Sunday, March 18, 2012

Complaining Complainers Who Complain

Chogyam Trungpa said that irritation is the vanguard of basic goodness, or so I've heard from some of his students. In standard English, this means that when you find yourself irritable, you should stick with the feeling and not try to escape it by badmouthing your situation. If you you can be present with the raw feeling, without stories and justifications, you may be rewarded with an experience of the mind and the heart opening. You might see something beautiful... human... maybe even sacred.

I've had this experience a few times, where I'm walking down the street, trying to shake a negative emotion, hearing the story in my mind, and then something wakes me up. I see the bigger picture all of a sudden. Sometimes I have to laugh. Other times, I just shake my head in wonder. Unfortunately, there are many more times when I don't wake up and the negative emotion leads to complaints, stories, unnecessary conflicts.

We all get irritated and we all complain. We complain about traffic, about work, about our friends, about our lack of a friends... it seems like there is always something to complain about, even if it never solves anything.

We all seem to like complaining. It can be a group activity. We can all get in on the action with our complaints to add. We can bond over the lousy food on the airplane or those silly people from that one crazy political party. The ratings go up when people are complaining.

Complaining is the opposite of being present. When I complain too much, I feel miserable. I can make others feel miserable. When I complain often enough, it becomes the status quo of my mind, the whining, malcontent soundtrack to my life.

Meditation has made me less of a nuisance than I used to be, but I was reminded of how much I still complain when I spent some time with some major league complainers. After a 3 hour dinner in which several people serenaded each other with complaints, I got into a taxi with my friend. We looked at each other and joked about how exhausted we were by all that complaining. We also had to admit that we played along, throwing in many of our own complaints and doing little to stop the train wreck.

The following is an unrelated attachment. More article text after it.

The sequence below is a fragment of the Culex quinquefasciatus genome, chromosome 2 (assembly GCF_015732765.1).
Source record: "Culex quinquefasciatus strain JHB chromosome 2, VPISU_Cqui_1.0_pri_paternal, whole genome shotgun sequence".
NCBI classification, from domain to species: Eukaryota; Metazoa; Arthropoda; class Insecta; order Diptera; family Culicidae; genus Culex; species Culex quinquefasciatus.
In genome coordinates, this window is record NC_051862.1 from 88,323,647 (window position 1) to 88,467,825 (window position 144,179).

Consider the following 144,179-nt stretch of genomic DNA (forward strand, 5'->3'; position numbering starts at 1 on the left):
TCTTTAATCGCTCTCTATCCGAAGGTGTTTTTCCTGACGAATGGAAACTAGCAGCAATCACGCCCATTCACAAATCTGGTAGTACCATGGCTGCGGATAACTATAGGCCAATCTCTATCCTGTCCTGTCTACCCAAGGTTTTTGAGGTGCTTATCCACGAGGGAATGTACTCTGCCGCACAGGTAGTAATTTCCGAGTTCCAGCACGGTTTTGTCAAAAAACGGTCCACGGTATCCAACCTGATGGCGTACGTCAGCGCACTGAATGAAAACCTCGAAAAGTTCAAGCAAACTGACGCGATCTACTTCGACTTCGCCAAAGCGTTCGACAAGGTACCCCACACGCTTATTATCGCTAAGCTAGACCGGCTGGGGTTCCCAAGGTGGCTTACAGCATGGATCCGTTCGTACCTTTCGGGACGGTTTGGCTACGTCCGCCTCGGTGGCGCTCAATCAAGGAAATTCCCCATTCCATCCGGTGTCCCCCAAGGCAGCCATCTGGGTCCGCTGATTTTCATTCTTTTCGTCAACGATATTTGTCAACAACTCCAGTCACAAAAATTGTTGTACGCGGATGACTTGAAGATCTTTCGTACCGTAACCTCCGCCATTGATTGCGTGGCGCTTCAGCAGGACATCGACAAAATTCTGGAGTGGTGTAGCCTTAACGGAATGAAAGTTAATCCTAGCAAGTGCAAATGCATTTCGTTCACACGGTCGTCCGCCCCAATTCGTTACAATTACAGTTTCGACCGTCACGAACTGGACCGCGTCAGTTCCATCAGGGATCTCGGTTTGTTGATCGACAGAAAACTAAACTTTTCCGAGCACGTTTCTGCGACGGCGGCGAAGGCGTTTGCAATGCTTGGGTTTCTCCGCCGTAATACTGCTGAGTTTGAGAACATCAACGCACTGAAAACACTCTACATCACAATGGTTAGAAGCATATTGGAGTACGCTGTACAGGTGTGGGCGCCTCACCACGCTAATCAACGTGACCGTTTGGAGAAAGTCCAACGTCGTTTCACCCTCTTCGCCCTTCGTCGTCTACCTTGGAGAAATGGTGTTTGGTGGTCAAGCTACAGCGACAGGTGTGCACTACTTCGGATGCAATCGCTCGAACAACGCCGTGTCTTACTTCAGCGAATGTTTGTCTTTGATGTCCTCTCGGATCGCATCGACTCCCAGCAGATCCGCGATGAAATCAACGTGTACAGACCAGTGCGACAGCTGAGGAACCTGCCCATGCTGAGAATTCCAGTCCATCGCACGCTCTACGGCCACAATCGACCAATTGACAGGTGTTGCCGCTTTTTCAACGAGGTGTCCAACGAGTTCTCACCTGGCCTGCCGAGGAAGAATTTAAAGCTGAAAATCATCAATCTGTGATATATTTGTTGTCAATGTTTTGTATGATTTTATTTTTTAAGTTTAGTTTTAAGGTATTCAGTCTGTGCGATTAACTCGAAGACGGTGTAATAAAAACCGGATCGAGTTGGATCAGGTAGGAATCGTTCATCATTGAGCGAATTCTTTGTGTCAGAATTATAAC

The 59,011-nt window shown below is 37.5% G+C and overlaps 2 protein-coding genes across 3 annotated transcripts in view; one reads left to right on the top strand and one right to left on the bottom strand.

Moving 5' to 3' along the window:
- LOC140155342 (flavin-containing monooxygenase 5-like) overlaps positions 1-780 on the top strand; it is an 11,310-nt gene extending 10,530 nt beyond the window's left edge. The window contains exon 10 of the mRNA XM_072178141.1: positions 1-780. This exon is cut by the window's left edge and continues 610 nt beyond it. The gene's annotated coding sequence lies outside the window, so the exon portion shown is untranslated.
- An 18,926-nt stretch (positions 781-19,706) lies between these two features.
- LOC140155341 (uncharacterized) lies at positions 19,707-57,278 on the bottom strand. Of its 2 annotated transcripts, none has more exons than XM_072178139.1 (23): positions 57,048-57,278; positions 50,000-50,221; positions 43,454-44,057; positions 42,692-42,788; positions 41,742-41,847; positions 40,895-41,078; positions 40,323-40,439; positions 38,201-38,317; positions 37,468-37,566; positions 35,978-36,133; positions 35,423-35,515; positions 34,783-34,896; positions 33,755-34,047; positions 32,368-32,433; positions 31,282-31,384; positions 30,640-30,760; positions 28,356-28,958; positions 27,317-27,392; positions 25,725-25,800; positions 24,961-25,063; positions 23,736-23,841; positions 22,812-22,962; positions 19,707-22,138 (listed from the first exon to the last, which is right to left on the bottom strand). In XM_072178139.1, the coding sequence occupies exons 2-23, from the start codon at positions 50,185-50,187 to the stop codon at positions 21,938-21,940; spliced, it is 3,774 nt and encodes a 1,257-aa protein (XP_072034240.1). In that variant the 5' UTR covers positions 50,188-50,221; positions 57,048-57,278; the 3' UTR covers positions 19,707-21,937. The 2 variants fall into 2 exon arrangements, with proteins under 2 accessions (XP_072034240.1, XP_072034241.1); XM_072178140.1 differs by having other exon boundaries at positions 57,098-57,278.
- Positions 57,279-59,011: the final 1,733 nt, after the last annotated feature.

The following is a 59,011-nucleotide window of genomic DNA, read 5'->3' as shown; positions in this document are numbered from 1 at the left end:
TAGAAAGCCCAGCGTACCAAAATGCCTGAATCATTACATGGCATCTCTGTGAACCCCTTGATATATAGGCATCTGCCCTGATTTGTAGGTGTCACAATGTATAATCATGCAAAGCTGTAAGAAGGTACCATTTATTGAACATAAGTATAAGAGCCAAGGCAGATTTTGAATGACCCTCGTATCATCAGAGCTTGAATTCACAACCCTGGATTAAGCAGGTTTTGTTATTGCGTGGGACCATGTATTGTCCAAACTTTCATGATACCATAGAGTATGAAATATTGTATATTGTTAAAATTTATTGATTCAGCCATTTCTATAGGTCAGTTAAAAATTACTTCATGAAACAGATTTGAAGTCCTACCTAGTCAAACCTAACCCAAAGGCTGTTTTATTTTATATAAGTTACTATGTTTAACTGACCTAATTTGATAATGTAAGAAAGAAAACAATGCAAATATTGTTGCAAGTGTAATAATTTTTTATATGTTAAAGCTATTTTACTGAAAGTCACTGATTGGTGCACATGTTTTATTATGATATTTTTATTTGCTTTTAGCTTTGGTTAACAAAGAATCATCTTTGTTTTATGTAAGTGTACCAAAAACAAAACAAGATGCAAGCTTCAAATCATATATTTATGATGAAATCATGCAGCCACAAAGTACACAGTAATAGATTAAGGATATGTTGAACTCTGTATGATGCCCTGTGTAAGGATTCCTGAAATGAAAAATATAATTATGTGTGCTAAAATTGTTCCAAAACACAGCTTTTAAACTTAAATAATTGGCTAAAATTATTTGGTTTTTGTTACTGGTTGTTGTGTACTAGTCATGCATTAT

After this exhausting experience I made an aspiration to seek ways to laugh more and complain less. I'm not sure it is working yet. What it certainly has done is to make me hyper aware of complaining, both from other people's mouths and my own mouth. This has been a painful awakening to reality, but just like in meditation, the first step to making a change is to see clearly what is happening.

Anxiety may be the source of our urge to complain

Through my own investigation of complaints, I've come to understand that there is a deeply embedded anxiety in me and in all the humans I know personally. This anxiety can be described as an urge to constantly keep things in motion. It is like a raw nerve. It is the opposite of settling into peaceful stillness.

When a new meditator sits down and tries to focus on the breath, she often finds herself drowning in thoughts. The new meditator quickly learns that those thoughts were always there, she just never sat down to observe them all. She never noticed her own anxiety to this degree, and often it is too much for people to handle.

The untrained mind is the ultimate spazz. It seems to go on and on and on about all kinds of things. Some are consequential thoughts, but many don't serve any purpose.

With an untrained mind, in an environment where complaining is the norm, this fundamental anxiety can quickly latch onto complaining as a way to connect with other people and build bonds of solidarity. The anxiety is satisfied by doing something, saying something. The strange irony, however, is that the complaining only creates more discomfort, which usually leads to more anxiety.

The antidote to complaining is being present

If we are in an environment where complaining fills up a lot of time, we should take responsibility for our contribution. We might consider that thoughts multiply when we speak them out loud. We can use this as a mindfulness practice. When I feel my anxiety bubble up into a complaint, I can ask myself if this is a complaint or a constructive contribution, in line with my intentions and aspirations.

We can also just keep things to ourselves when we feel that tinge of anxiety and the urge to file an unofficial complaint. We don't have to shout everything from a mountain top. Instead, we can feel the anxiety, feel the rawness of it, without sprinkling salt and pepper all over it. We can see how it actually feels in the body. If it proves too seductive and we find ourselves vocalizing complaints, then we should see how that makes us feel. Does it feel good, exhilarating, satisfying, dangerous, tired, lazy, sexy, sad...?

This week my aspiration is to complain less. I have no idea where the week will take me, or what challenges I will face, but my secondary aspiration is to have a sense of humor about it all. In that spirit, I'll quote from Lodro Rinzler's new book, The Buddha Walks into a Bar:

As we start to stabilize our mind, we notice that our meditation practice is becoming more enjoyable. We can have a sense of humor about the display on the screen. What previously was all drama is now a comedy.

Thanks for reading the blog. May you have a brilliant week, full of laughs and few complaints!


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